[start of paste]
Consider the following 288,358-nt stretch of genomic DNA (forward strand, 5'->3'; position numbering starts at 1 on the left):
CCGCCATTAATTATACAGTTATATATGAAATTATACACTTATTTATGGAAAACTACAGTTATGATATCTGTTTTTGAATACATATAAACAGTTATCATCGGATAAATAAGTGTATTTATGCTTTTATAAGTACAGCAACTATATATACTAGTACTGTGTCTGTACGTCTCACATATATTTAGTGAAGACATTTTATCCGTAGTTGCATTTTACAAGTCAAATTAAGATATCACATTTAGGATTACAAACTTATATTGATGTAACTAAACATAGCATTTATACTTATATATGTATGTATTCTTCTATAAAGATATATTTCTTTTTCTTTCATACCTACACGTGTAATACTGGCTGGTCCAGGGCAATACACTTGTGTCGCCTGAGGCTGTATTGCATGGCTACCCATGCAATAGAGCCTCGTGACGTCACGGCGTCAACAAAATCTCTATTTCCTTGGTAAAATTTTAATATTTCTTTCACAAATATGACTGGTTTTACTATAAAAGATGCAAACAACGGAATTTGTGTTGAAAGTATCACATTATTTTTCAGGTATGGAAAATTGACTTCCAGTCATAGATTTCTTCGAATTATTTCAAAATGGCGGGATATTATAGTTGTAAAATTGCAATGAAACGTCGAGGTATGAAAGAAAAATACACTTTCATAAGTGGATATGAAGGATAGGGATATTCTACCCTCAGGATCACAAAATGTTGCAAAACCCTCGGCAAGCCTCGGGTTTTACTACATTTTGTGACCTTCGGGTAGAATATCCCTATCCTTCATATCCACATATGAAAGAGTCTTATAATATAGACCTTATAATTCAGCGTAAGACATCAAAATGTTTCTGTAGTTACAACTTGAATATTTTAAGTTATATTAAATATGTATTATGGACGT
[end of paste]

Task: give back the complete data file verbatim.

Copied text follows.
Consider the following 288,358-nt stretch of genomic DNA (forward strand, 5'->3'; position numbering starts at 1 on the left):
CCGCCATTAATTATACAGTTATATATGAAATTATACACTTATTTATGGAAAACTACAGTTATGATATCTGTTTTTGAATACATATAAACAGTTATCATCGGATAAATAAGTGTATTTATGCTTTTATAAGTACAGCAACTATATATACTAGTACTGTGTCTGTACGTCTCACATATATTTAGTGAAGACATTTTATCCGTAGTTGCATTTTACAAGTCAAATTAAGATATCACATTTAGGATTACAAACTTATATTGATGTAACTAAACATAGCATTTATACTTATATATGTATGTATTCTTCTATAAAGATATATTTCTTTTTCTTTCATACCTACACGTGTAATACTGGCTGGTCCAGGGCAATACACTTGTGTCGCCTGAGGCTGTATTGCATGGCTACCCATGCAATAGAGCCTCGTGACGTCACGGCGTCAACAAAATCTCTATTTCCTTGGTAAAATTTTAATATTTCTTTCACAAATATGACTGGTTTTACTATAAAAGATGCAAACAACGGAATTTGTGTTGAAAGTATCACATTATTTTTCAGGTATGGAAAATTGACTTCCAGTCATAGATTTCTTCGAATTATTTCAAAATGGCGGGATATTATAGTTGTAAAATTGCAATGAAACGTCGAGGTATGAAAGAAAAATACACTTTCATAAGTGGATATGAAGGATAGGGATATTCTACCCTCAGGATCACAAAATGTTGCAAAACCCTCGGCAAGCCTCGGGTTTTACTACATTTTGTGACCTTCGGGTAGAATATCCCTATCCTTCATATCCACATATGAAAGAGTCTTATAATATAGACCTTATAATTCAGCGTAAGACATCAAAATGTTTCTGTAGTTACAACTTGAATATTTTAAGTTATATTAAATATGTATTATGGACGT